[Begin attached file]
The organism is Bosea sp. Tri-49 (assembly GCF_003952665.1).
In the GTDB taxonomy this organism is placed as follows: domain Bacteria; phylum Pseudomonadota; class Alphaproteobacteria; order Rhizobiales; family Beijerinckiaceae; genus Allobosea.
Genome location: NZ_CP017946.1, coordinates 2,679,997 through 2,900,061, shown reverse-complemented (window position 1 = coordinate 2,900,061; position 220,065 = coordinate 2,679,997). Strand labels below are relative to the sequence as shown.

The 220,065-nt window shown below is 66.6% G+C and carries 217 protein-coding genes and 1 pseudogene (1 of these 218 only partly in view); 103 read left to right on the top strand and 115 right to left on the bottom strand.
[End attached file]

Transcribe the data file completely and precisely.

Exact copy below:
The organism is Bosea sp. Tri-49 (assembly GCF_003952665.1).
In the GTDB taxonomy this organism is placed as follows: domain Bacteria; phylum Pseudomonadota; class Alphaproteobacteria; order Rhizobiales; family Beijerinckiaceae; genus Allobosea.
Genome location: NZ_CP017946.1, coordinates 2,679,997 through 2,900,061, shown reverse-complemented (window position 1 = coordinate 2,900,061; position 220,065 = coordinate 2,679,997). Strand labels below are relative to the sequence as shown.

The 220,065-nt window shown below is 66.6% G+C and carries 217 protein-coding genes and 1 pseudogene (1 of these 218 only partly in view); 103 read left to right on the top strand and 115 right to left on the bottom strand.